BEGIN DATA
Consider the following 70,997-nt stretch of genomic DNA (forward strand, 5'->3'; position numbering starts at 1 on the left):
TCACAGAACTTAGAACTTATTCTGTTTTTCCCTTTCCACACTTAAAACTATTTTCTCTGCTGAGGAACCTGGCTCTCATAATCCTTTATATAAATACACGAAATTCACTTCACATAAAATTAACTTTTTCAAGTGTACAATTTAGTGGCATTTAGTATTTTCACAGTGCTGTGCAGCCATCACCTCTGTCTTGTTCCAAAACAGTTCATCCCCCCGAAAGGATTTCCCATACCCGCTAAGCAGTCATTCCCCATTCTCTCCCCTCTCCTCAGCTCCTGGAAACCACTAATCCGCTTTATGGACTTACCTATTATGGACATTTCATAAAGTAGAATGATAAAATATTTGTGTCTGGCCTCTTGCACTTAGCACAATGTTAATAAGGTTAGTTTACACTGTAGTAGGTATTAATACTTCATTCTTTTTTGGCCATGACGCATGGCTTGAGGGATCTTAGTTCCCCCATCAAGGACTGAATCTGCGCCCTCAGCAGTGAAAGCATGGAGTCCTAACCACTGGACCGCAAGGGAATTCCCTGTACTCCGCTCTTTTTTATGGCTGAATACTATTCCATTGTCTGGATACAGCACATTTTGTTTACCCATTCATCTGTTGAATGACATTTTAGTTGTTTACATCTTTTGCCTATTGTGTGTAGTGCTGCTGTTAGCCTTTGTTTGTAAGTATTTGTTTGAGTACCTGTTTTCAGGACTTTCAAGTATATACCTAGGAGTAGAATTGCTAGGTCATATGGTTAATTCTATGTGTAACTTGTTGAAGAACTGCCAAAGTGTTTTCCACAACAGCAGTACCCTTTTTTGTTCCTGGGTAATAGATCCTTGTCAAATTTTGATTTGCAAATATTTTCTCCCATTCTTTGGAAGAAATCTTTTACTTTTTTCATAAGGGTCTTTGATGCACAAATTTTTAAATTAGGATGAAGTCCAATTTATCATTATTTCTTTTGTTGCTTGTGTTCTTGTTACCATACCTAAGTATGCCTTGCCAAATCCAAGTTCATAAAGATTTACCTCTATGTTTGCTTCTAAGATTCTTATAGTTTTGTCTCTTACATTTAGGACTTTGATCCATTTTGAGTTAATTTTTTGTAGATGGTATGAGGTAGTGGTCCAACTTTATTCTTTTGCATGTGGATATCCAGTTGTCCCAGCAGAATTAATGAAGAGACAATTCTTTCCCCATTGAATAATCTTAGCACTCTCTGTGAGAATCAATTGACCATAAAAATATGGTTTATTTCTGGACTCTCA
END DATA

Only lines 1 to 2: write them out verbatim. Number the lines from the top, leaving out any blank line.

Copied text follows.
Consider the following 70,997-nt stretch of genomic DNA (forward strand, 5'->3'; position numbering starts at 1 on the left):
TCACAGAACTTAGAACTTATTCTGTTTTTCCCTTTCCACACTTAAAACTATTTTCTCTGCTGAGGAACCTGGCTCTCATAATCCTTTATATAAATACACGAAATTCACTTCACATAAAATTAACTTTTTCAAGTGTACAATTTAGTGGCATTTAGTATTTTCACAGTGCTGTGCAGCCATCACCTCTGTCTTGTTCCAAAACAGTTCATCCCCCCGAAAGGATTTCCCATACCCGCTAAGCAGTCATTCCCCATTCTCTCCCCTCTCCTCAGCTCCTGGAAACCACTAATCCGCTTTATGGACTTACCTATTATGGACATTTCATAAAGTAGAATGATAAAATATTTGTGTCTGGCCTCTTGCACTTAGCACAATGTTAATAAGGTTAGTTTACACTGTAGTAGGTATTAATACTTCATTCTTTTTTGGCCATGACGCATGGCTTGAGGGATCTTAGTTCCCCCATCAAGGACTGAATCTGCGCCCTCAGCAGTGAAAGCATGGAGTCCTAACCACTGGACCGCAAGGGAATTCCCTGTACTCCGCTCTTTTTTATGGCTGAATACTATTCCATTGTCTGGATACAGCACATTTTGTTTACCCATTCATCTGTTGAATGACATTTTAGTTGTTTACATCTTTTGCCTATTGTGTGTAGTGCTGCTGTTAGCCTTTGTTTGTAAGTATTTGTTTGAGTACCTGTTTTCAGGACTTTCAAGTATATACCTAGGAGTAGAATTGCTAGGTCATATGGTTAATTCTATGTGTAACTTGTTGAAGAACTGCCAAAGTGTTTTCCACAACAGCAGTACCCTTTTTTGTTCCTGGGTAATAGATCCTTGTCAAATTTTGATTTGCAAATATTTTCTCCCATTCTTTGGAAGAAATCTTTTACTTTTTTCATAAGGGTCTTTGATGCACAAATTTTTAAATTAGGATGAAGTCCAATTTATCATTATTTCTTTTGTTGCTTGTGTTCTTGTTACCATACCTAAGTATGCCTTGCCAAATCCAAGTTCATAAAGATTTACCTCTATGTTTGCTTCTAAGATTCTTATAGTTTTGTCTCTTACATTTAGGACTTTGATCCATTTTGAGTTAATTTTTTGTAGATGGTATGAGGTAGTGGTCCAACTTTATTCTTTTGCATGTGGATATCCAGTTGTCCCAGCAGAATTAATGAAGAGACAATTCTTTCCCCATTGAATAATCTTAGCACTCTCTGTGAGAATCAATTGACCATAAAAATATGGTTTATTTCTGGACTCTCA